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Council Weighs Options on New Animal Shelter

 

Former LAST Shelter off Hwy 50

 

The Lamar Animal Shelter on CR EE.5 off Memorial Drive has seen considerable improvements over the past several years, but its future at that site is limited for what it can provide to local residents. It’s a small facility and can handle only 14 dogs and no cats and it is adjacent to the southeast corner of Fairmount Cemetery, in an area that will soon see cemetery expansion.

Animal Shelter at CR EE.5 During a Pet Day Event

Last November, the council reviewed the options of taking over Last; Last Animal Sanctuary Team and property located adjacent to the south Port of Entry off Highway 50. The property the shelter resides on is owned by the Shinn Family and the Stanley Trust owns the facility.   The Sanctuary has been closed for over a year.  It is larger and offers more amenities that the current city shelter near the cemetery.  While the former Sanctuary only has 10 kennels, the city would consider expanding the 40 by 50 foot facility which does offer a kitchen, a reception area and storage space, which the current shelter does not have.  During the November work session, City Administrator, John Sutherland, said some grant funding could become available from the Animal Assistance Foundation as well as the Stanley Trust and put a rough estimate of $150,000 to cover the expansion costs.

Attorney Wendy Shinn, current Trustee of the Maggie Stanley Trust, recently submitted a letter of particulars for the council to review. Both the Shinn Family and the Stanley Trust are suggesting gifting the facility to the city of Lamar as well as the property.  The agreement would be in the form of a Memorandum of Understanding.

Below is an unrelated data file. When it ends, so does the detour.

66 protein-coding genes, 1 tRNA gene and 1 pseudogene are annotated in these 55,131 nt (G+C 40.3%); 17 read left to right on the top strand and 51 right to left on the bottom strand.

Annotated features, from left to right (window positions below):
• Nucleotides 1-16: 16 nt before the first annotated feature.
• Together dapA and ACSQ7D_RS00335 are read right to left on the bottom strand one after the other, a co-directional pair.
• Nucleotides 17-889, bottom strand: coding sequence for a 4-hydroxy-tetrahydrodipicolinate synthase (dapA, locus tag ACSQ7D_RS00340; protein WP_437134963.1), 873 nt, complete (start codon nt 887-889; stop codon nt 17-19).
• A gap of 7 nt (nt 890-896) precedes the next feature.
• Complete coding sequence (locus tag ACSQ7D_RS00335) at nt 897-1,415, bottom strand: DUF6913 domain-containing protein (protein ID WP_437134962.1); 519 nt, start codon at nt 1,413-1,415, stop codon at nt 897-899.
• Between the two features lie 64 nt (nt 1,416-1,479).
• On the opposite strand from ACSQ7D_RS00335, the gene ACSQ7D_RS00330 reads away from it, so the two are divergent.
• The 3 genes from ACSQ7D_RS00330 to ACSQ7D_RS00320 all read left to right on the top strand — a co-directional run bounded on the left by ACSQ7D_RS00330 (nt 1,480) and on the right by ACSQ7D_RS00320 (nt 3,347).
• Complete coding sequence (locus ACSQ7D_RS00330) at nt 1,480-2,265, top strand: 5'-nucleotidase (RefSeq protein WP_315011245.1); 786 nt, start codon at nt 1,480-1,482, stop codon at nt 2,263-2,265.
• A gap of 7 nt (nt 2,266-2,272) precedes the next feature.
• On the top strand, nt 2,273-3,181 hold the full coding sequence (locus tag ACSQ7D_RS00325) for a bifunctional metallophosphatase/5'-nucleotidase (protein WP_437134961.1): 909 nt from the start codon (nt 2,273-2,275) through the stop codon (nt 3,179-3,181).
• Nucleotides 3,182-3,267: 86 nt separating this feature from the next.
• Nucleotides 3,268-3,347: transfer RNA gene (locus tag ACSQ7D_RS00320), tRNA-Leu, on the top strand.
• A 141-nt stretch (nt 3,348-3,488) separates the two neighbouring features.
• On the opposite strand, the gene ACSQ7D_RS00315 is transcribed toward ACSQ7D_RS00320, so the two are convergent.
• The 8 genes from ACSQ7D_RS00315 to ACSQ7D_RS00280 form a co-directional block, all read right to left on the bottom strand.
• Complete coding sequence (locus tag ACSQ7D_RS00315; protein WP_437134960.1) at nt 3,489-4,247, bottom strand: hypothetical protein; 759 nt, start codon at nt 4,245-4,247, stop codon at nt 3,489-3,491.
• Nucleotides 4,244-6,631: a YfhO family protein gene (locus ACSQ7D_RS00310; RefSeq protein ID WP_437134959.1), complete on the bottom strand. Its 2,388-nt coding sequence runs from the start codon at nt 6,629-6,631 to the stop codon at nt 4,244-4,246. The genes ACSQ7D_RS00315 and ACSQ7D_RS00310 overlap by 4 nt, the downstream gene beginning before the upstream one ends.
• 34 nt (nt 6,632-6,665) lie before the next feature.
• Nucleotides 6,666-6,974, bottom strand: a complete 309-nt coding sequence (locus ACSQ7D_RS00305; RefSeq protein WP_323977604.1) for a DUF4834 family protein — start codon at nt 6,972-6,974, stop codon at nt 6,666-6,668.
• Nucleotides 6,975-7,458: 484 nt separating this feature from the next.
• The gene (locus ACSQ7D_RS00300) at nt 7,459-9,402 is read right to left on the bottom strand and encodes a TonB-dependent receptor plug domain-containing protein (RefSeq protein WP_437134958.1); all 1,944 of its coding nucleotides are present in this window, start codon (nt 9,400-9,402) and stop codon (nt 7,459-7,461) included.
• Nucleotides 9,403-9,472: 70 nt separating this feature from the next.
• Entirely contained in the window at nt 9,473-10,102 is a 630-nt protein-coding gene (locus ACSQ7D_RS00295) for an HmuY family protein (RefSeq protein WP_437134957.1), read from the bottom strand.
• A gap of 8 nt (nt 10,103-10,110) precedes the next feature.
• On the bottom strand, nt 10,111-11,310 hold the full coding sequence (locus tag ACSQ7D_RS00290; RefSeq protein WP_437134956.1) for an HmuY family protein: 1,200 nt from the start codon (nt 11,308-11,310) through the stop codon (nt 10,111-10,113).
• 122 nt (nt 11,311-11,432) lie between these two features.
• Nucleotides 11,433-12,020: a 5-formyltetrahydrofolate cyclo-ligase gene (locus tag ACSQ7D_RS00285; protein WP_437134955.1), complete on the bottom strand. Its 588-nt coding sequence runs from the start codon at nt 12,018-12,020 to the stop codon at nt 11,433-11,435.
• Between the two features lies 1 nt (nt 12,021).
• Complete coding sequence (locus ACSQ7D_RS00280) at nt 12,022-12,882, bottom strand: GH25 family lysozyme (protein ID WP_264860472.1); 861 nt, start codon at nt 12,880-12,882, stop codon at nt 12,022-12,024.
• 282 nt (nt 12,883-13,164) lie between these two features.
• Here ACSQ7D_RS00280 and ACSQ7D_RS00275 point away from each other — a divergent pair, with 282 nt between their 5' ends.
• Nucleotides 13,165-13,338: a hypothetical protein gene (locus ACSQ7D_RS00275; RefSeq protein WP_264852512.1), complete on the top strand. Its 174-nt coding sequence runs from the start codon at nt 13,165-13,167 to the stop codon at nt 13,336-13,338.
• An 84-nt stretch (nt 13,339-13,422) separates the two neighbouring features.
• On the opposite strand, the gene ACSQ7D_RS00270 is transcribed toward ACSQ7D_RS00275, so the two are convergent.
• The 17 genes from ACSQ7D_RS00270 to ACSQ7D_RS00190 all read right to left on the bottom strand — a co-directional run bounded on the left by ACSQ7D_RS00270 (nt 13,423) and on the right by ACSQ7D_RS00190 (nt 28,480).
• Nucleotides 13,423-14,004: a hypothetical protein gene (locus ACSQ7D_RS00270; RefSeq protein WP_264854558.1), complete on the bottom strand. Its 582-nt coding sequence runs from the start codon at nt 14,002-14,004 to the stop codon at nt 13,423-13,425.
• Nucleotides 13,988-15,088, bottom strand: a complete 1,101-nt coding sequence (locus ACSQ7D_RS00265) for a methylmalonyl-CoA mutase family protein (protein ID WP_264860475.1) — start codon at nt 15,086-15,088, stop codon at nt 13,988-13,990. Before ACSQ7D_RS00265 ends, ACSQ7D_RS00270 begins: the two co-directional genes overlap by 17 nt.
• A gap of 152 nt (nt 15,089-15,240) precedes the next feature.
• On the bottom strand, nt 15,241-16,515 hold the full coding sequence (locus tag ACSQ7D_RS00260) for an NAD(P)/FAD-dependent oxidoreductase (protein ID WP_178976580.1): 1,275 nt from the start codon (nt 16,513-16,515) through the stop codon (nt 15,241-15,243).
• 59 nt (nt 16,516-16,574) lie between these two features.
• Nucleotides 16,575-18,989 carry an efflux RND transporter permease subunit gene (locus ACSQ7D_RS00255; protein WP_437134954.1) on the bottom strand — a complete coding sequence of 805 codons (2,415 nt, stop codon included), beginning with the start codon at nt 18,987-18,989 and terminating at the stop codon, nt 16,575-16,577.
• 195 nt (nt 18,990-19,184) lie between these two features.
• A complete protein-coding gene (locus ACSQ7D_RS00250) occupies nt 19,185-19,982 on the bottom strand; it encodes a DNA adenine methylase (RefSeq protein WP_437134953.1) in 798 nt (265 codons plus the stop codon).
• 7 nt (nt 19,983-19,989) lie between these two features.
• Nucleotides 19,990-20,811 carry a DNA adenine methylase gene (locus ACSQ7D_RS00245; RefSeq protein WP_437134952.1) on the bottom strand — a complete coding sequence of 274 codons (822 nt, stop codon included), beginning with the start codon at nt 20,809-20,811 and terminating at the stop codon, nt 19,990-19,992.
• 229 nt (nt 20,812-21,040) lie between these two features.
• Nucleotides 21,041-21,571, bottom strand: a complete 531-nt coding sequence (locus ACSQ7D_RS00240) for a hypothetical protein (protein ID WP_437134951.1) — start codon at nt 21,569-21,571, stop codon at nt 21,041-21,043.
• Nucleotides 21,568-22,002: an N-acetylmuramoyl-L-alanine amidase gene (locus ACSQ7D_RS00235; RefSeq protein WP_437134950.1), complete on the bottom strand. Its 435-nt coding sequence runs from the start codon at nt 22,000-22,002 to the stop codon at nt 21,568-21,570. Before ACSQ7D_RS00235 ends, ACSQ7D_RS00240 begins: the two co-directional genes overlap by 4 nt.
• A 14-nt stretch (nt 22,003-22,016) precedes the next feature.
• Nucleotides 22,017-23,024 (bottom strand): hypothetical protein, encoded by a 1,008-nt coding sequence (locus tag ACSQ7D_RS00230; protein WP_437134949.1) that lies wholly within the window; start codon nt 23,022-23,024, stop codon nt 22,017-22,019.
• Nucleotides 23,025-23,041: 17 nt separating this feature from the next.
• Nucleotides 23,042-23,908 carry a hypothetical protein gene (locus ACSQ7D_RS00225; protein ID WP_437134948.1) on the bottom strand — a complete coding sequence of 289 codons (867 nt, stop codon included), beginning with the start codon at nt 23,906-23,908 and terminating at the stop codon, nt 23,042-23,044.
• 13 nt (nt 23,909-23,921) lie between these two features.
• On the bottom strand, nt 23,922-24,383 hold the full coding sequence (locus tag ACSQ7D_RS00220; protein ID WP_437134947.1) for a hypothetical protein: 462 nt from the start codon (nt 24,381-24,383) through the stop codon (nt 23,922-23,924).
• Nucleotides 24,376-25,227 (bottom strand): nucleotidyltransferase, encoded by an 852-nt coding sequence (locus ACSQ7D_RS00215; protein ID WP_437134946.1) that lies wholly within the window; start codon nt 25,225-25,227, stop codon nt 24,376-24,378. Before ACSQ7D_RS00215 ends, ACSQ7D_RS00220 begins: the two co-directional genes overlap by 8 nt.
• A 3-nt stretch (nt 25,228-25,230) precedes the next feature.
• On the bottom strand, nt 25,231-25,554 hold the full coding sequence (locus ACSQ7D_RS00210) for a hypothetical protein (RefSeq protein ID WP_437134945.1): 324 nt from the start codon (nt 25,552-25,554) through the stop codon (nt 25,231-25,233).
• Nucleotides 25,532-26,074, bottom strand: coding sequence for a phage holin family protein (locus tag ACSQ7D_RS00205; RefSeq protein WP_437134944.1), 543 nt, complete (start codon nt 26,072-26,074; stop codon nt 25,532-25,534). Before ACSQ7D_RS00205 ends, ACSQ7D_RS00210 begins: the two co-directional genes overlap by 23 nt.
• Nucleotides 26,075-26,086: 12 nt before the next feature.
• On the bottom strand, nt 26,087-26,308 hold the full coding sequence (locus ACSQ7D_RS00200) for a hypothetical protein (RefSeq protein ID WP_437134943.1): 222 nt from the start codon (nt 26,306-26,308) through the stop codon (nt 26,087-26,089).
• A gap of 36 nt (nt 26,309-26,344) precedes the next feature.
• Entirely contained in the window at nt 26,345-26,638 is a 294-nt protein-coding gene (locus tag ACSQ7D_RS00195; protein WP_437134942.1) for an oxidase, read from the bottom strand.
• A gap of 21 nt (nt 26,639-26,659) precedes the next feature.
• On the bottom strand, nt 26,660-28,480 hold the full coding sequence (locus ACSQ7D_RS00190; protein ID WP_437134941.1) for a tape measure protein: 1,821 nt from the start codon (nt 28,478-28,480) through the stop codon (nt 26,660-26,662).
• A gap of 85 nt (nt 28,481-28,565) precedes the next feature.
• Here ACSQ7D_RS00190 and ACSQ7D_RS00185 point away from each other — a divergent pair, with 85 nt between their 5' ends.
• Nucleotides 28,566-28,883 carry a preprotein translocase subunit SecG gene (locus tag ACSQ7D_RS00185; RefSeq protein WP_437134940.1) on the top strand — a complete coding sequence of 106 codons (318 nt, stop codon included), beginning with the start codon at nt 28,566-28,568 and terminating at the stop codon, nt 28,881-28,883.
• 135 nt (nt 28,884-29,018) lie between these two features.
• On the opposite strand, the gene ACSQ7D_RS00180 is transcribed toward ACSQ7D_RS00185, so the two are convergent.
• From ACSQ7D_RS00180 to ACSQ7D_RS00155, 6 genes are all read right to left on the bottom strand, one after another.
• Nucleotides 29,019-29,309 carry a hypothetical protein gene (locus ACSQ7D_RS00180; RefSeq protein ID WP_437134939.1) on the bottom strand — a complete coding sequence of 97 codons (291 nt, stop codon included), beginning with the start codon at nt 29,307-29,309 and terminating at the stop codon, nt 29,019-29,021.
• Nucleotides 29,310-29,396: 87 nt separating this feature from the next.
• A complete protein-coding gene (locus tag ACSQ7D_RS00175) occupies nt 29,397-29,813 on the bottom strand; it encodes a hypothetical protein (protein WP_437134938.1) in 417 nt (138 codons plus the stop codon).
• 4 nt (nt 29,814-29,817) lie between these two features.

The city would conduct a survey of the road leading to the facility from Highway 50 and a limited easement would spell out how much land would be involved; only appropriate city employees would have access on the road because a portion of the land is a working farm and the city would also maintain that stretch of roadway. The city would also assume the facility on an ‘as is-/where is’ basis and the city would provide liability insurance safeguards on suits against the Shinn family.

City Attorney, Garth Neischburg, developed a proposal from the city for consideration which does meet some of those points, but as City Administrator, John Sutherland, pointed out on Monday, some areas need review such as the restrictions of visitors. Sutherland stated that it would be difficult to operate the shelter under the restrictions to current shelter volunteers who work with Stephanie Strube as well as pet owners who are searching for their lost dogs or perhaps, volunteering one for adoption.  That type of stipulation would be hard to control.  Councilman, Kirk Crespin asked if, by becoming a city operated property, the shelter would be obligated to remain open to the public.

The cost of expansion was also considered as Sutherland stated that doubling the size of the facility, at an average of $125 per square foot, would run to around $250,000 which would require grant funding, if that met with the Trust’s approval. Neischburg said he’d be in contact with the Shinn family for their thoughts and report back to the council.

By Russ Baldwin

Filed Under: City of LamarFeaturedPublic Safety

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